Easy to use, virus free, secure: Aaah, how I miss my MAINFRAME
Back when installing drivers was someone else's problem
Mention mainframe computers today and most people will conjure an image of something like an early analogue synthesiser crossed with a brontosaurus. Think a hulking, room-sized heap of metal and cables with thousands of moving parts that requires an army of people just to keep it plodding along.
A no-name PC today would blow a high-end 1970s mainframe out of the water thanks to the miniaturisation of electronics and vast improvements to performance in the decades since. At the same time, a desktop computer typically has to worry about just one user, its owner: machine cycles don’t have to be shared with potentially hundreds of other people and their processes, and the configuration of one person’s workstation can be completely different from the workstation at the next desk over. This is all a very good thing.
However, some of the “limitations” of mainframes were blessings in disguise.
Mainframe users didn’t need to know or care where the computer was physically located: it could have been, and often was, halfway across the country. It was an abstract thing that just worked, not much different from an electricity utility. You didn't have to pull up a chair to the actual beast, you connected to it remotely.
Developers didn’t have to concern themselves with “maintaining” the machine or peripheral devices such as disk or tape drives, and in fact couldn’t do so if they wanted to. All these things were just there, always “on”. With mainframes, there were well-run, disciplined, knowledgeable teams dedicated full-time to making sure everything was in working order. No one but the operations team had to worry about disk errors or bad memory cards. In short, as a mainframe user you had people watching over you, your data, and your apps. A benign Big Brother who made sure everything was kept humming.
Granted, this is all far too restrictive for 21st century computing needs, and certainly not enough to make anyone wish for a return to the days of the IBM System/360.
But these kinds of “lifestyle” benefits did allow mainframe users to concentrate on more important things. For programmers, as a side-effect, the restrictions of the corporate mainframe environment also prevented certain bad practices and enforced a kind of healthy discipline that to a great extent no longer exists.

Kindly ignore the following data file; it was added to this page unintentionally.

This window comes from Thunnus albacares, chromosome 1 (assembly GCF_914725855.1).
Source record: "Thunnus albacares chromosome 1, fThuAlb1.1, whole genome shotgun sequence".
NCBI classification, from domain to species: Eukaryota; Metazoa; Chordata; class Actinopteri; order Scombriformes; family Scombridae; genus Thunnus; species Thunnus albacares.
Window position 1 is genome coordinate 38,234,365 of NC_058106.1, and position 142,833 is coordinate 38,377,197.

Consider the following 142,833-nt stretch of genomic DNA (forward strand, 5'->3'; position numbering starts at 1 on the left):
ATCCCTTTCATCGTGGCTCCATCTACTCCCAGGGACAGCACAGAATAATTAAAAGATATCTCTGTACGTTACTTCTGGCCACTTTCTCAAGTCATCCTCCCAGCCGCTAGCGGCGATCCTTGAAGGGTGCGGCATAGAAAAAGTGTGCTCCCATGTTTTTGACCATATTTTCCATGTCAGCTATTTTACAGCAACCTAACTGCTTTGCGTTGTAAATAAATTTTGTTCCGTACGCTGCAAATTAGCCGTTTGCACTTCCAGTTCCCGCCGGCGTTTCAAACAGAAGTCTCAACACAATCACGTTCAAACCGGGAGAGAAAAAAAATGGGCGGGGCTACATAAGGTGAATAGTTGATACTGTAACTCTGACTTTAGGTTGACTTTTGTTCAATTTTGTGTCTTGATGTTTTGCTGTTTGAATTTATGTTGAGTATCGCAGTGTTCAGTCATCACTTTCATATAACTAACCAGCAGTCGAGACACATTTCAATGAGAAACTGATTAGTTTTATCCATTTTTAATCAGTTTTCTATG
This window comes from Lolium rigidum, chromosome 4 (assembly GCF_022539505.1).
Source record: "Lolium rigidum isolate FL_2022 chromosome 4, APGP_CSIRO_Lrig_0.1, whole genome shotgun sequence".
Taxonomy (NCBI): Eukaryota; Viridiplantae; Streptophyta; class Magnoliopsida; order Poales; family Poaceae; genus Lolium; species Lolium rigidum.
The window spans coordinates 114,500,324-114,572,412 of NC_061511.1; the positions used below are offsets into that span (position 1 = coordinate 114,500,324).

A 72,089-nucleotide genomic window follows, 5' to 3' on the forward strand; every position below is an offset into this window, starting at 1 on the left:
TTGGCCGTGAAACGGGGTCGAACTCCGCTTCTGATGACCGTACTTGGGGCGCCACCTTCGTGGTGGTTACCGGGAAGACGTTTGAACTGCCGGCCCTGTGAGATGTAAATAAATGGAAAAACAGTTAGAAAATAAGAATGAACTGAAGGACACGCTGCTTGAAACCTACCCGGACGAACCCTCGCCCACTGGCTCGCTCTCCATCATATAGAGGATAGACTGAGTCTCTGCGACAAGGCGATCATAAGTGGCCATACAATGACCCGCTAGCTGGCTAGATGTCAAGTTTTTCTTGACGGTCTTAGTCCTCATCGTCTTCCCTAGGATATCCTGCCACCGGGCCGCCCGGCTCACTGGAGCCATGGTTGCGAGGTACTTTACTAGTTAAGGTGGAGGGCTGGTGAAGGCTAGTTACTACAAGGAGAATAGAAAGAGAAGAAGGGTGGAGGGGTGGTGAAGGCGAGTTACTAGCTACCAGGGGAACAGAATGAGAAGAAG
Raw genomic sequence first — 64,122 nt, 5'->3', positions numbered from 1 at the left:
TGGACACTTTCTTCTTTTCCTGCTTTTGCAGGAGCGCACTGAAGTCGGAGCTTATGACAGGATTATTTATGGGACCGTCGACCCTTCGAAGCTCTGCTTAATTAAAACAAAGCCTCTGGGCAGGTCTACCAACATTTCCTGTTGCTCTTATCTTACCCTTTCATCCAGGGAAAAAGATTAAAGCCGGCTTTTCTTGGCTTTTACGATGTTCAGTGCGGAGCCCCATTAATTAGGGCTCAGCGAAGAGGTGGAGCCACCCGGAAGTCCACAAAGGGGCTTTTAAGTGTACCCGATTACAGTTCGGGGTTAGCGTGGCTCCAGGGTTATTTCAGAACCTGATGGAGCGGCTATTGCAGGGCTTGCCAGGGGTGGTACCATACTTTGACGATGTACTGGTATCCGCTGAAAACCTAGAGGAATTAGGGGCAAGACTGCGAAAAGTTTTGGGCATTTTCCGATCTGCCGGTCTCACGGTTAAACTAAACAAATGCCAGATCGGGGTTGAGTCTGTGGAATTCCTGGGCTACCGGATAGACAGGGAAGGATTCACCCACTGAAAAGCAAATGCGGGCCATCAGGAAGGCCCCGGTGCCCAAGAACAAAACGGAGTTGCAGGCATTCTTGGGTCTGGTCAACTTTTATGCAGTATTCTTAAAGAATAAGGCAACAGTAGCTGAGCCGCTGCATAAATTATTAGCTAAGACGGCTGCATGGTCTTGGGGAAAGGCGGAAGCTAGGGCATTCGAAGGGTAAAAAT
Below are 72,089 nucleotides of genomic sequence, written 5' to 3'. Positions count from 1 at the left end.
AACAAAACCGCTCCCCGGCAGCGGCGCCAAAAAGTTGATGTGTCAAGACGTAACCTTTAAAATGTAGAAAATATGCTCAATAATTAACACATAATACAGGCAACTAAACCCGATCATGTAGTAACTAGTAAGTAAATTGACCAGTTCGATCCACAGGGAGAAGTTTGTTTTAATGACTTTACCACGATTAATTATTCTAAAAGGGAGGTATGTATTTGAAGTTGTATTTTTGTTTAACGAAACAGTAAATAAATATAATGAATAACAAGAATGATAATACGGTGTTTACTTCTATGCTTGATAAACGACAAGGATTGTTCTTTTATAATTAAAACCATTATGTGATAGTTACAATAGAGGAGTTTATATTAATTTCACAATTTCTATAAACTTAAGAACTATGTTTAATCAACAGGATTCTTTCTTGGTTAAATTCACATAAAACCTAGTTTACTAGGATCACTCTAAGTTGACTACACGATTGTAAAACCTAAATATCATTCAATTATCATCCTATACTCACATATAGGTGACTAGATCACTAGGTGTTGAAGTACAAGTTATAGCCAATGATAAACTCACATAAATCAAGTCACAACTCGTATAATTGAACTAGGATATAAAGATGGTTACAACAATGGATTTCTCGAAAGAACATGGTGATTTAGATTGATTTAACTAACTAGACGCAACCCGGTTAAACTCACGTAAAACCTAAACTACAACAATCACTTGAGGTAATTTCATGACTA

Where did I leave that document?
Today developers can, if they want to, build tools and applications on isolated machines, with no checks and balances. With mainframes, applications and data were stored centrally, not on users’ personal desktops. Everything was more or less locatable. Now, it can be impossible. A “find” command run across a network is not very useful if some machines aren’t on the network to begin with, or if the data in question lives on a local drive unshared with the rest of the pack. This makes it easier to hide or bury things, intentionally or unintentionally.
At one bank I worked for, when a certain senior developer left it took months to track down all the mysterious systems and components he'd built because he hadn't told anyone where they resided, exactly what they did, how they worked. A tech manager had to check one machine after another manually until he located all the various applications the former employee had set up.
A related problem that comes with desktop decentralisation is the ability to use the job scheduler cron (or an equivalent) locally. On mainframes there was generally one central scheduler where a system operator could see the details for all batch jobs across users and applications. In the client-server world, job-management packages such as Autosys use databases that similarly live on central servers: Developers and support staff create and modify Autosys jobs via a web app that controls this shared database, and all of these can be browsed and searched. But anyone with a Windows or Linux box, even one connected to a central server, can still schedule private jobs using Task Scheduler or a local crontab file. Not a very rare occurrence.
There may be perfectly reasonable uses for these localised tools, but they’ll be unknown to the official company-wide scheduler and effectively invisible to system administrators. If a developer who has set up local batch jobs leaves the firm, there’s a chance no will even be aware of the existence of these jobs, much less be able to find them.
All that code wrote last night before checking it in? Well, your dying C:\ ate it